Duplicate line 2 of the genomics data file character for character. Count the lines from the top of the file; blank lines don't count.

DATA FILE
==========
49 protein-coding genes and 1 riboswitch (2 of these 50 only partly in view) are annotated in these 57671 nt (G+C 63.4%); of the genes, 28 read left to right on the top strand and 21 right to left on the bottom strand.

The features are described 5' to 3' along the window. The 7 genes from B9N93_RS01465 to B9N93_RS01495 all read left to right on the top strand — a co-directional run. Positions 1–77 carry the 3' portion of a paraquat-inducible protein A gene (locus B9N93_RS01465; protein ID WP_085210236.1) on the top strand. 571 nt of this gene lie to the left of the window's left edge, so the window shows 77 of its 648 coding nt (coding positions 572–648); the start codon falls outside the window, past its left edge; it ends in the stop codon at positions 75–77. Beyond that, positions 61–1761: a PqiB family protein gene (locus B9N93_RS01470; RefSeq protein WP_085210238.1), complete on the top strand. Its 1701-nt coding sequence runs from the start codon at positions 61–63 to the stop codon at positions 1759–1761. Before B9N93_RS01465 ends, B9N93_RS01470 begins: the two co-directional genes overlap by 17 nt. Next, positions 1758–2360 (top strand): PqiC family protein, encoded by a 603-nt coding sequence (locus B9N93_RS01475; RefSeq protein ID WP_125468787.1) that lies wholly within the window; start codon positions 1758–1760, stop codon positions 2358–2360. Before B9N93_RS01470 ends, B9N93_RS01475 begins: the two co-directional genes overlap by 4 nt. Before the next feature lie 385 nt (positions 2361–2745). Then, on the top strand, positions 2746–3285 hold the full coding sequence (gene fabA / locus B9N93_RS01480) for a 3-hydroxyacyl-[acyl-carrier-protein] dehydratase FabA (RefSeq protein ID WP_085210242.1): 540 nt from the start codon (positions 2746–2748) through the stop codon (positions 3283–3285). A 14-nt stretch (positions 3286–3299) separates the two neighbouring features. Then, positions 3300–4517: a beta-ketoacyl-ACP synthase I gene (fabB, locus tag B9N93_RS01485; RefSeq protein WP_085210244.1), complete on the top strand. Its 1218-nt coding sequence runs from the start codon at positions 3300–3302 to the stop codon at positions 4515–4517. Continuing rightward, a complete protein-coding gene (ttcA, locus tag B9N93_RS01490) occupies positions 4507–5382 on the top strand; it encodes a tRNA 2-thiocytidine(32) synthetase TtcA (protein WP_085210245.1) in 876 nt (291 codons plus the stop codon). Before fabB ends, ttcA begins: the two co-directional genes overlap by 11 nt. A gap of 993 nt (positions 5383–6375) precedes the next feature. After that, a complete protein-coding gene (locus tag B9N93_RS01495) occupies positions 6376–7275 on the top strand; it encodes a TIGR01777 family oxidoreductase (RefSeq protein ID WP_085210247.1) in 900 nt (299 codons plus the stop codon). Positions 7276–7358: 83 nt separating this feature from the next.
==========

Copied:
The features are described 5' to 3' along the window. The 7 genes from B9N93_RS01465 to B9N93_RS01495 all read left to right on the top strand — a co-directional run. Positions 1–77 carry the 3' portion of a paraquat-inducible protein A gene (locus B9N93_RS01465; protein ID WP_085210236.1) on the top strand. 571 nt of this gene lie to the left of the window's left edge, so the window shows 77 of its 648 coding nt (coding positions 572–648); the start codon falls outside the window, past its left edge; it ends in the stop codon at positions 75–77. Beyond that, positions 61–1761: a PqiB family protein gene (locus B9N93_RS01470; RefSeq protein WP_085210238.1), complete on the top strand. Its 1701-nt coding sequence runs from the start codon at positions 61–63 to the stop codon at positions 1759–1761. Before B9N93_RS01465 ends, B9N93_RS01470 begins: the two co-directional genes overlap by 17 nt. Next, positions 1758–2360 (top strand): PqiC family protein, encoded by a 603-nt coding sequence (locus B9N93_RS01475; RefSeq protein ID WP_125468787.1) that lies wholly within the window; start codon positions 1758–1760, stop codon positions 2358–2360. Before B9N93_RS01470 ends, B9N93_RS01475 begins: the two co-directional genes overlap by 4 nt. Before the next feature lie 385 nt (positions 2361–2745). Then, on the top strand, positions 2746–3285 hold the full coding sequence (gene fabA / locus B9N93_RS01480) for a 3-hydroxyacyl-[acyl-carrier-protein] dehydratase FabA (RefSeq protein ID WP_085210242.1): 540 nt from the start codon (positions 2746–2748) through the stop codon (positions 3283–3285). A 14-nt stretch (positions 3286–3299) separates the two neighbouring features. Then, positions 3300–4517: a beta-ketoacyl-ACP synthase I gene (fabB, locus tag B9N93_RS01485; RefSeq protein WP_085210244.1), complete on the top strand. Its 1218-nt coding sequence runs from the start codon at positions 3300–3302 to the stop codon at positions 4515–4517. Continuing rightward, a complete protein-coding gene (ttcA, locus tag B9N93_RS01490) occupies positions 4507–5382 on the top strand; it encodes a tRNA 2-thiocytidine(32) synthetase TtcA (protein WP_085210245.1) in 876 nt (291 codons plus the stop codon). Before fabB ends, ttcA begins: the two co-directional genes overlap by 11 nt. A gap of 993 nt (positions 5383–6375) precedes the next feature. After that, a complete protein-coding gene (locus tag B9N93_RS01495) occupies positions 6376–7275 on the top strand; it encodes a TIGR01777 family oxidoreductase (RefSeq protein ID WP_085210247.1) in 900 nt (299 codons plus the stop codon). Positions 7276–7358: 83 nt separating this feature from the next.